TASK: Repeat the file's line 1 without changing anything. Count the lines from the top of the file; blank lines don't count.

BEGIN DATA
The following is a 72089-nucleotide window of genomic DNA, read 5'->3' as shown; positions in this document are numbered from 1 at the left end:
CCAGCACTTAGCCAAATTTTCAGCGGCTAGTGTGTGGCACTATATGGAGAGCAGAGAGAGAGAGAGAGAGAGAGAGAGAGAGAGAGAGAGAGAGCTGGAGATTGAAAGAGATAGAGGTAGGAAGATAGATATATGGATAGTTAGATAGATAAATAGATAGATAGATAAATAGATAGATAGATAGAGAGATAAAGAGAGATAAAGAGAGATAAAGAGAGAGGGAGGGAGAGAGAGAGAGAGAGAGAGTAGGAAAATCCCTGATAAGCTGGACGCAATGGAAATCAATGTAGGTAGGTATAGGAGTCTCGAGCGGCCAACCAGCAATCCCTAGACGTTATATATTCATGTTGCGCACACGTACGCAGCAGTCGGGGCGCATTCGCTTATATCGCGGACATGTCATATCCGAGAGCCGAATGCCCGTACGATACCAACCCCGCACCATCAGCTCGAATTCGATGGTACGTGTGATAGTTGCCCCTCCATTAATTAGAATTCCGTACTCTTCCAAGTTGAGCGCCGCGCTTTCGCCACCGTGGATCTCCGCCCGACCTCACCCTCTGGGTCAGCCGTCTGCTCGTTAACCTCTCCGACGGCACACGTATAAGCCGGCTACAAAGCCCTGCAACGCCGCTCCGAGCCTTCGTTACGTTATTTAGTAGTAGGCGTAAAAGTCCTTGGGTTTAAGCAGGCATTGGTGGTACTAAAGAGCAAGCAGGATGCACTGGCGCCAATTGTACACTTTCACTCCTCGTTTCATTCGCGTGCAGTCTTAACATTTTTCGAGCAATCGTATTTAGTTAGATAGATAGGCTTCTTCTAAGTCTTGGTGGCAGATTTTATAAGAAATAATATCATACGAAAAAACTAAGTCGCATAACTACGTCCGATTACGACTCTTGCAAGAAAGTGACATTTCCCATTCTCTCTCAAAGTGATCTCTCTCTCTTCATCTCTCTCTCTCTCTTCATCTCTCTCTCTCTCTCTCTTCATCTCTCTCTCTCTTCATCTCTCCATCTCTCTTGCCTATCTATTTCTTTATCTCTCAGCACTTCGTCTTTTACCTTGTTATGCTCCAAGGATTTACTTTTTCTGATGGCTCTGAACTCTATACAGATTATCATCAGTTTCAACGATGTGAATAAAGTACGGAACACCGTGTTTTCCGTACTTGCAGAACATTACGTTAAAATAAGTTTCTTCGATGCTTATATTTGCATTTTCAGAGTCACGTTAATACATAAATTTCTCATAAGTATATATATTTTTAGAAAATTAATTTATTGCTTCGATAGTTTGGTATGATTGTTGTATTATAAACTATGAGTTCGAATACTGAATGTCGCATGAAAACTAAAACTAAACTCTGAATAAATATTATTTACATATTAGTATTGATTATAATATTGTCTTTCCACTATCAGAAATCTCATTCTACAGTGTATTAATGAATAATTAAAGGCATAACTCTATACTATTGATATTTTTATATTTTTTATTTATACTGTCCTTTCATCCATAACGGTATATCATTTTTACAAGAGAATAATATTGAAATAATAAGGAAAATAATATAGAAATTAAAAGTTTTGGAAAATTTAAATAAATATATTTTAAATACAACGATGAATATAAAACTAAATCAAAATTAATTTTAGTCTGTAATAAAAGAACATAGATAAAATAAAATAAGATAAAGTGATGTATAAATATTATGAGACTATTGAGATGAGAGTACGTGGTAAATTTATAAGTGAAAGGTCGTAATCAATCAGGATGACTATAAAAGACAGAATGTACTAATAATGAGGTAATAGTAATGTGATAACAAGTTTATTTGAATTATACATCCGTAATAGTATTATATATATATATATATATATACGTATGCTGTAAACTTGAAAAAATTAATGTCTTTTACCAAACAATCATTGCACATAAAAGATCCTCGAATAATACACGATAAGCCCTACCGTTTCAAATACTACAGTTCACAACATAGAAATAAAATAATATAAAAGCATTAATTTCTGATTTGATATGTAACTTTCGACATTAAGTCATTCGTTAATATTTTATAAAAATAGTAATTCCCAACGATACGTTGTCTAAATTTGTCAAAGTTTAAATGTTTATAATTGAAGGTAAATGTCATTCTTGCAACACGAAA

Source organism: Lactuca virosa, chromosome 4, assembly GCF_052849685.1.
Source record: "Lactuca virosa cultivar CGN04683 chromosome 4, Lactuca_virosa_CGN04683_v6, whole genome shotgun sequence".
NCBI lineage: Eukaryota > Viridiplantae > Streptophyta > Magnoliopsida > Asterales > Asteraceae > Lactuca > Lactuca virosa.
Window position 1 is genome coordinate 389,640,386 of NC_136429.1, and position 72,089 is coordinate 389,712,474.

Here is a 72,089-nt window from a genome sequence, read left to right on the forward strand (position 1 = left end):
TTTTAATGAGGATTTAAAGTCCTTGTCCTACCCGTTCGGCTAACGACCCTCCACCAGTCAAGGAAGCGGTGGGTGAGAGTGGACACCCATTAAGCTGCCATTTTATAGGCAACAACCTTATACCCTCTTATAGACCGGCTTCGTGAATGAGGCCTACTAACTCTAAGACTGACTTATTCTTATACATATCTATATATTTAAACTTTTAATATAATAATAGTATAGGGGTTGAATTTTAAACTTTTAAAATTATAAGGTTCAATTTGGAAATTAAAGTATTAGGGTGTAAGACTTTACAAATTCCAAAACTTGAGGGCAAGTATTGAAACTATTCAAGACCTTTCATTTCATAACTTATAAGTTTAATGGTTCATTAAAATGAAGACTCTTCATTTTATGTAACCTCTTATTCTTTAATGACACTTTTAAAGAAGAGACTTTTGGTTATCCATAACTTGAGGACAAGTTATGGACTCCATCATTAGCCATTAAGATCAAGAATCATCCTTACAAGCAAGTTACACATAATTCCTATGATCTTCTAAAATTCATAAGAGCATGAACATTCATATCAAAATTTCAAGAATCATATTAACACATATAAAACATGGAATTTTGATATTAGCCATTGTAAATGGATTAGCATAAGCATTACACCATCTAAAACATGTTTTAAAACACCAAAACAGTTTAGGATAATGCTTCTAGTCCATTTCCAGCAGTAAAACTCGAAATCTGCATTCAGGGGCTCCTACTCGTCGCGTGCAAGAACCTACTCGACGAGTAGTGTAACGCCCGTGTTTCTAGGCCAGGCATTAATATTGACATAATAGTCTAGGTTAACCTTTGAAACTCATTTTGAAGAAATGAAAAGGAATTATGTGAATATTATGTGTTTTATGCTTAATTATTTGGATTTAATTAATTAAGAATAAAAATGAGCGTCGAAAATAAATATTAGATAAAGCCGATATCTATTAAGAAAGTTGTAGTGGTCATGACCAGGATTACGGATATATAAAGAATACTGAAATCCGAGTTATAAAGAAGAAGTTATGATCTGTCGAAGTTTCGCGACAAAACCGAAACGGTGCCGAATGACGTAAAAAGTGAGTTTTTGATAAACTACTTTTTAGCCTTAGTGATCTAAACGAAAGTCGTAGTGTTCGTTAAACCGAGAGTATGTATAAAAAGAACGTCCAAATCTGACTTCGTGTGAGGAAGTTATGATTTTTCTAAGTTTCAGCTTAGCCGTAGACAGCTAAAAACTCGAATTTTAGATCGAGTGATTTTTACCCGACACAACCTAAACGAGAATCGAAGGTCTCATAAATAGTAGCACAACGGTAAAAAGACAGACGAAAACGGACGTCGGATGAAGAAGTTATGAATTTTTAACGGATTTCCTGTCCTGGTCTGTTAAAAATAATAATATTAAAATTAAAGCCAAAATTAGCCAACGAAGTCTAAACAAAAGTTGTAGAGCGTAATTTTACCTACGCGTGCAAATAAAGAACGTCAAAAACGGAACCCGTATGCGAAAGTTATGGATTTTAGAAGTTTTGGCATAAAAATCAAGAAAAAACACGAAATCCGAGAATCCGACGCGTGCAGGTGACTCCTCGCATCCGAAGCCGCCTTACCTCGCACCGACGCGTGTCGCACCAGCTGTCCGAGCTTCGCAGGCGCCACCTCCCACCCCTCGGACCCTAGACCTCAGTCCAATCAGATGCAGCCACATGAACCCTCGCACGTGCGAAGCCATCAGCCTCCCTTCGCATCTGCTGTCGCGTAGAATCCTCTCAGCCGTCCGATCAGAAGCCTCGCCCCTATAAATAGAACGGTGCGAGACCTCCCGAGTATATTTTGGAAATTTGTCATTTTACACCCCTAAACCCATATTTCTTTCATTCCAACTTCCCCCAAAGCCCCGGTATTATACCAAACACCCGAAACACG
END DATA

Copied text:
The following is a 72089-nucleotide window of genomic DNA, read 5'->3' as shown; positions in this document are numbered from 1 at the left end: